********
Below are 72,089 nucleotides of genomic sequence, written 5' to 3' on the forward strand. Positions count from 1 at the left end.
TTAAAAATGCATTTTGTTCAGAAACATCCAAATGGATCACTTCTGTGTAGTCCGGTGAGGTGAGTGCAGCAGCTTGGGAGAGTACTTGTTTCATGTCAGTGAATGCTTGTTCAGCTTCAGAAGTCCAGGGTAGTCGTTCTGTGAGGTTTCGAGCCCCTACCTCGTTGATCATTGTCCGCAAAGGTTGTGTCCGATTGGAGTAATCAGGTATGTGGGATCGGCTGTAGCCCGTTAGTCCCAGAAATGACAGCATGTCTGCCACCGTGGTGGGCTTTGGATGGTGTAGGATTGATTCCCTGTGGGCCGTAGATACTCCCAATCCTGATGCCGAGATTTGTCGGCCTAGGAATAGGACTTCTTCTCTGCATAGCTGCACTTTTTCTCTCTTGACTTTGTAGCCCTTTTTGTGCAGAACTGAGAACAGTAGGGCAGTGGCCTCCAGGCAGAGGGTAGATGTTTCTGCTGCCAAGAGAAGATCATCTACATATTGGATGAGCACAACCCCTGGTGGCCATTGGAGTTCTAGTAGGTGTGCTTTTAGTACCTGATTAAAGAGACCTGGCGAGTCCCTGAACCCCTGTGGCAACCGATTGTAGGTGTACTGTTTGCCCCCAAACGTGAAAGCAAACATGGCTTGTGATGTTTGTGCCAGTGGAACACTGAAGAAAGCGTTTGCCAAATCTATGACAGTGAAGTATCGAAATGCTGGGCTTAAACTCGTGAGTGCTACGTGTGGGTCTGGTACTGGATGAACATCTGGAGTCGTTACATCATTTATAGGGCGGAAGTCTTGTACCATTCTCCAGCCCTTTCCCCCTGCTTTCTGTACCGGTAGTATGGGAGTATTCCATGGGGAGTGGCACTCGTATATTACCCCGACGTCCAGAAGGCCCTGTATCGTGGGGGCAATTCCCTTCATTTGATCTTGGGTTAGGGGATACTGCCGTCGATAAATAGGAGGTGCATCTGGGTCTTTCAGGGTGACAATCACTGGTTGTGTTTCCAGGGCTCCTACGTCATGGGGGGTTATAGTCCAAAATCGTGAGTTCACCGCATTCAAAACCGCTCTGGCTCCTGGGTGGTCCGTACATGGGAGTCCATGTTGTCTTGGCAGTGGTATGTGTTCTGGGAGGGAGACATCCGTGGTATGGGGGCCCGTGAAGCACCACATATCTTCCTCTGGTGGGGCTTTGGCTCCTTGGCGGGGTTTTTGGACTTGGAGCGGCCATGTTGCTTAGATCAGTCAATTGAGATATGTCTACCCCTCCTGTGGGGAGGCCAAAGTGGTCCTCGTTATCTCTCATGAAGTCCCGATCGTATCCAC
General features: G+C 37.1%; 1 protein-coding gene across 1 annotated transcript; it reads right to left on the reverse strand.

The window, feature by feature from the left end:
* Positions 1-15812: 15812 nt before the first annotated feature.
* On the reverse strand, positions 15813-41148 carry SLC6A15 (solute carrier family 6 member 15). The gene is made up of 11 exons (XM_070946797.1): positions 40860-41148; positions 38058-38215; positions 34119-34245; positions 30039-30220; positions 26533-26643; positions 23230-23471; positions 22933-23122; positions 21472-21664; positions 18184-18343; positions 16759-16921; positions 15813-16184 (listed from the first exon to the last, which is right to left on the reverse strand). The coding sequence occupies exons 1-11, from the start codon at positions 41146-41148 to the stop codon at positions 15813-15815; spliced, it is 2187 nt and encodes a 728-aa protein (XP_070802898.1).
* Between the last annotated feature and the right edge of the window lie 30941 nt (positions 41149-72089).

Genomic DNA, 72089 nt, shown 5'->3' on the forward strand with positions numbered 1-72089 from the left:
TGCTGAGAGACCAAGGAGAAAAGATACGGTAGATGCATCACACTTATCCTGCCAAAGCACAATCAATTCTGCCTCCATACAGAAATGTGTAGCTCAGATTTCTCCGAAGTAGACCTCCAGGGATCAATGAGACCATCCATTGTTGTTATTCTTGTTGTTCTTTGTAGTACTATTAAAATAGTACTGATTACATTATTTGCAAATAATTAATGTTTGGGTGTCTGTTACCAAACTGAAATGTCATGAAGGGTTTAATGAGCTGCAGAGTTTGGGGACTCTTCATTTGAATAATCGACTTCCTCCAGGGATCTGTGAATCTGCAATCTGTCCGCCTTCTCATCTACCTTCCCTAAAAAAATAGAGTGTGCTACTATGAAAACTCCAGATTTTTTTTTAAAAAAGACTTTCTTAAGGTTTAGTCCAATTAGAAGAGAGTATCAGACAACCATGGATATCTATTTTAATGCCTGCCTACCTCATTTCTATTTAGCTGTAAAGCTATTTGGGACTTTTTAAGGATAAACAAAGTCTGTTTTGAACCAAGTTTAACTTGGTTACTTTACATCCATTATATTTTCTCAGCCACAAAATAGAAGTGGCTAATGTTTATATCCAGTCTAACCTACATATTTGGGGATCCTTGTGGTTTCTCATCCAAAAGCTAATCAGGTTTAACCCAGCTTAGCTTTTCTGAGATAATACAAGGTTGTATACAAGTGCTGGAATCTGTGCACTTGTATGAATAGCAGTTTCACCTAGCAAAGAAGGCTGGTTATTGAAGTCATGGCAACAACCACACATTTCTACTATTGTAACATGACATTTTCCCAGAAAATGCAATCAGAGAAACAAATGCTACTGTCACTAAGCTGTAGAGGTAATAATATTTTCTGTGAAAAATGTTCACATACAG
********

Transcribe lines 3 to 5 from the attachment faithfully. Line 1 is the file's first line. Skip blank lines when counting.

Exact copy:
General features: G+C 37.1%; 1 protein-coding gene across 1 annotated transcript; it reads right to left on the reverse strand.

The window, feature by feature from the left end:
* Positions 1-15812: 15812 nt before the first annotated feature.